Questions ad teams should ask themselves re: the media planner’s process
Advertising Initiative Blog | 31 January 2023
I want to delve deeper into the role of advertising agencies, specifically the agency media planners responsible for much of the revenue that comes into many media companies in the form of advertising revenue.
We have talked much in past newsletters about how getting a better and deeper relationship with agencies and advertisers is key to a more fruitful and profitable outcome. We have talked about how understanding them is a “must do” for them to develop a trust with us. Demonstrating our knowledge of the advertising ecosystem helps that trust — not just about the services we offer but how they operate and how we can talk competently with them about what they do.
In this newsletter, I want to highlight what those planners do to help us all relate to them better by recognising the role they play.
1. Base one
When advertisers and their planners create advertising campaigns, they must firstly carefully choose the merits and demerits of each type of ad media.
Each channel communicates ad messages to potential customers through different mediums — for instance: newspapers over television, radio, or maybe social media.
The base one questions, before we go any further here, are:
Do we do enough to demonstrate that our media channels are better than the competition?
When compiling media campaigns and strategies, do we provide the tools and insights to arm them with the facts to help the judge in our favour re: the optimal advertising media?
The term “advertising media” today can relate to a number of mass media or “alternative” media channels where ad clients can promote their brand, products, or services. As it is impossible for every consumer to know about every advertised offering, knowing which media channels are most beneficial for a client is vital in getting a march on competitors.
2. The role of advertising media
By using the right types of ad media, advertisers can engage with different audiences in very different ways. As an example, social media actively encourages consumers to begin a dialogue, while TV is more a one-way comms channel.
Do we fully understand the nuances, perceptions, and angles on this sort of knowledge to exploit to our own advantage?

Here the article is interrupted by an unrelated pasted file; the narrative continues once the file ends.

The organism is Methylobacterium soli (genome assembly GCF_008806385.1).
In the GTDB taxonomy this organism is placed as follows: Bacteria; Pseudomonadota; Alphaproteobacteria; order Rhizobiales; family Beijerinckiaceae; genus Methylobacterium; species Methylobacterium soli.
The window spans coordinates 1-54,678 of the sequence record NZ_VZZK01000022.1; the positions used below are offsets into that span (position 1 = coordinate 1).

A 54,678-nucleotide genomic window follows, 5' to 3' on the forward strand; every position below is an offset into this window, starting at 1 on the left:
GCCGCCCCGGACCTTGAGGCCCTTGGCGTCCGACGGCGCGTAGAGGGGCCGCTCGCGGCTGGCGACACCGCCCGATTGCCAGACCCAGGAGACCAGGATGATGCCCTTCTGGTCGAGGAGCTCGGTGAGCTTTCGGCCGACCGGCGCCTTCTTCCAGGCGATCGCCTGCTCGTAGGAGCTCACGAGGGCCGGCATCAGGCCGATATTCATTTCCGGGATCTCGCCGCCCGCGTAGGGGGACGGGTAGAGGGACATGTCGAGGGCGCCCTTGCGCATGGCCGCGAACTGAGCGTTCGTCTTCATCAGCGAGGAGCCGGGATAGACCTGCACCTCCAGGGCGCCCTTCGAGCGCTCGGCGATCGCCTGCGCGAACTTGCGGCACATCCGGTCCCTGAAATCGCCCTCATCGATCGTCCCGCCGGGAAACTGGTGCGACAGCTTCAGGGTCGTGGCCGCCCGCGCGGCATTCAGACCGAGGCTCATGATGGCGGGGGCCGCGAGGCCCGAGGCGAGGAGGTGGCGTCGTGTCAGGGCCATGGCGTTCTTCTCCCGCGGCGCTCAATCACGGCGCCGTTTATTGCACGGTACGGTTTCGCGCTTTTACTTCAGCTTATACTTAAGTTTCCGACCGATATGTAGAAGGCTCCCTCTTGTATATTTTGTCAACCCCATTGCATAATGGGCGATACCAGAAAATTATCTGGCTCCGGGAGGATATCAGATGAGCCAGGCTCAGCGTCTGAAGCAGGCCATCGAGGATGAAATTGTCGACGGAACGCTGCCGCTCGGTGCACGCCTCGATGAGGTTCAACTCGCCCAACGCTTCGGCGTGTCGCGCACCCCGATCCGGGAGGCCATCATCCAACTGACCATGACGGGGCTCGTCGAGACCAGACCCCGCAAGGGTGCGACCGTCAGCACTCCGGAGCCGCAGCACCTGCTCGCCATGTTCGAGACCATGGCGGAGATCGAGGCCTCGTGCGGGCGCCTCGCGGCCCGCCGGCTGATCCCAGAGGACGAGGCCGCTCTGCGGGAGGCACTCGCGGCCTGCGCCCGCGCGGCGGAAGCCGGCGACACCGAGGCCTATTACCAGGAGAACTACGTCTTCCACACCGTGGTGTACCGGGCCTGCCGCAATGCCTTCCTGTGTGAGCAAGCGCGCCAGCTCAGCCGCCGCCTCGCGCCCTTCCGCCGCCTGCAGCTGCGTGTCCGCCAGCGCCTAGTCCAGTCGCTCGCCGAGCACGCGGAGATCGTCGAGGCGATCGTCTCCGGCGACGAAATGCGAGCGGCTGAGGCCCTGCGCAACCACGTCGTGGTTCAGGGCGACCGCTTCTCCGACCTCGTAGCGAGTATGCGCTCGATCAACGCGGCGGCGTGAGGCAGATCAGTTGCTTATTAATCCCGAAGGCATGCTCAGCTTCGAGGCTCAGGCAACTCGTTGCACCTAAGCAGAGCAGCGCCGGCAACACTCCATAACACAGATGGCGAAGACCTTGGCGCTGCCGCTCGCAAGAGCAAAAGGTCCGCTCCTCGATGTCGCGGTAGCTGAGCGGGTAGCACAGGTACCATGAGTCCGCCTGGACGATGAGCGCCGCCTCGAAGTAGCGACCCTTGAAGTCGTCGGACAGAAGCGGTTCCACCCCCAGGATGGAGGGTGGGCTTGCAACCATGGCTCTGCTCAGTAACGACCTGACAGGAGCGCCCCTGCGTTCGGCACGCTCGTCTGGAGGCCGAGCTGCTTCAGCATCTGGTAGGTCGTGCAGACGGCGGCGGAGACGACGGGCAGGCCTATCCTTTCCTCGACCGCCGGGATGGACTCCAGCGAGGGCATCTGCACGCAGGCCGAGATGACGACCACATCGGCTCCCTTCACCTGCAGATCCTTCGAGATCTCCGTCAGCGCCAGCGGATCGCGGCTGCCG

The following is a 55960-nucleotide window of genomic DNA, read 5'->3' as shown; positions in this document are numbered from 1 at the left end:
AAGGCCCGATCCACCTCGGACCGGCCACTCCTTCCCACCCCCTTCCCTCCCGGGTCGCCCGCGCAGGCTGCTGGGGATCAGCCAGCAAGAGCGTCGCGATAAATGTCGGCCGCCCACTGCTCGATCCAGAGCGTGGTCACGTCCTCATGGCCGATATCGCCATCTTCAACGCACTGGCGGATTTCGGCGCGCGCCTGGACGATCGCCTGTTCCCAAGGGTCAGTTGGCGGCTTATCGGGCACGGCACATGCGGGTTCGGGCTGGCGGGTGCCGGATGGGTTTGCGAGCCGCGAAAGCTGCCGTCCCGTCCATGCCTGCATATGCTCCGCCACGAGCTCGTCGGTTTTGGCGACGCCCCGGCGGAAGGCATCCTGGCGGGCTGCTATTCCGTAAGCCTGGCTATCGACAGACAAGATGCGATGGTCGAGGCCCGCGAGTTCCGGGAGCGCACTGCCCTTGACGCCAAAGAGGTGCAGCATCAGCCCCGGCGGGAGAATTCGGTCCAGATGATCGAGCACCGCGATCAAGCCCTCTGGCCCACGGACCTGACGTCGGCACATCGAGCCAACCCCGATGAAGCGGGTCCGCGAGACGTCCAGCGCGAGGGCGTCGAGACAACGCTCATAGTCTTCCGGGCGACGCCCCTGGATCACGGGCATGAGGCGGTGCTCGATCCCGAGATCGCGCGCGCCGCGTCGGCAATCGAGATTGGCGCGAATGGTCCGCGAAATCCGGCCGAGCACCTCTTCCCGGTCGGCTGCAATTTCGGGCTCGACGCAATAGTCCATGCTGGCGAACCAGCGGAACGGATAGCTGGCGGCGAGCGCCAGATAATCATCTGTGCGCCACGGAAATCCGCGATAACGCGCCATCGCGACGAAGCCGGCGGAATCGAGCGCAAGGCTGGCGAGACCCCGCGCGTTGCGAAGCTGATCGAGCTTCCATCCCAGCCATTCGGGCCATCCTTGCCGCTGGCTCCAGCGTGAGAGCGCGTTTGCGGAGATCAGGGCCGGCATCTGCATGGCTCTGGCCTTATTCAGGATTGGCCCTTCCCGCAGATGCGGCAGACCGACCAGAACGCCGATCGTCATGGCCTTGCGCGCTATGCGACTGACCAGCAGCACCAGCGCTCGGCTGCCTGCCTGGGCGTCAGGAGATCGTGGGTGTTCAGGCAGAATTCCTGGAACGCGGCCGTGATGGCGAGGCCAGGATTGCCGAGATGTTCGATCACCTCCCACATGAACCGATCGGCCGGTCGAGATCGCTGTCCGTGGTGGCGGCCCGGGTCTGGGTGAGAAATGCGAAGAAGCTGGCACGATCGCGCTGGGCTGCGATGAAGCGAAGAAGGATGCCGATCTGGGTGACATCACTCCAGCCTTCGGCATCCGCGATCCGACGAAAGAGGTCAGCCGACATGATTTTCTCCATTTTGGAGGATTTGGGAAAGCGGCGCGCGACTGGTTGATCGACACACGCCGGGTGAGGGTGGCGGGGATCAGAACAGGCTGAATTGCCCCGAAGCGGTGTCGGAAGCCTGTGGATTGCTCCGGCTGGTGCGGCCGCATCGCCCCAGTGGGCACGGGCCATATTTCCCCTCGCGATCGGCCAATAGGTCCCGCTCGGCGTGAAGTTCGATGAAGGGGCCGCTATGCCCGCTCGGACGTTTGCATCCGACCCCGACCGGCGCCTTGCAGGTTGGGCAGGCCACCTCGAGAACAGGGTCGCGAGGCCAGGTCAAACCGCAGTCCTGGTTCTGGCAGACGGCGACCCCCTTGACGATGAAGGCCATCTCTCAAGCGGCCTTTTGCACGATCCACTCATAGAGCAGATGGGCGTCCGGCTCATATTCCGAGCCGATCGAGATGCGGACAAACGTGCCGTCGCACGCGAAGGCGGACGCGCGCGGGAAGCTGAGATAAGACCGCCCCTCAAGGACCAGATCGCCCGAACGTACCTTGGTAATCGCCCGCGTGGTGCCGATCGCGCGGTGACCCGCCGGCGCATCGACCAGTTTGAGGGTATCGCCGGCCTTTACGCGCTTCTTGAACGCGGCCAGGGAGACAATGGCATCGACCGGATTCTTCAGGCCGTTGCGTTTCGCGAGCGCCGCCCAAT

Indeed, do we have a range of ad products to cover all or most of the client requirements?
Media planners must carefully work out which channels offer the optimal amount of brand benefits for the smallest relative cost. Every ad medium will therefore (in theory at least) be chosen on the aims and goals of the campaign — whether for brand awareness or maybe direct sales — and the chosen channels’ abilities to reach specific target audiences.
Planners always need to think beyond the basics like TV and online banner ads in today’s rapidly changing ad environment. They usually are far from being enough, relevant, nor appropriate. Instead they must zone in on consumer attitudes towards the brand.
3. Brand experience: the beating heart
Without doubt, the brand experience should be at the heart of any evolving media plan, and any ad platform should support that zoning in.
For example, a media plan for client X may include newspapers, but the ads should seek to strengthen the relationship with the consumer. Any chosen ad media, and its relevant channels, should back up the overarching brand strategy and its messaging so each form of media acts as a piece in a jigsaw puzzle that ultimately forms a total picture of the brand strategy.
It’s important at this point to remind ourselves that consumers are exposed to six to 10,000 ads every day (source: see Further Reading section below), so media planners need to maximise their impact per exposure. This means having a specific team dedicated to optimising ad placement, negotiating budgets, and designing creative content that appeals to the target audience.
4. Overall ad strategy
Once evaluation of the respective media channels has been done, the question that parallels is: “What’s the strategy for this campaign?”
Planners begin by building a framework for their overarching strategy. Are they looking to raise brand awareness or increase sales on, say, a major sales day? The ideal media channel for their campaign will depend on the ultimate goals. For example, to raise sales on, say, Black Friday, planners could build digital ad campaigns that encourage consumers to take specific actions right away.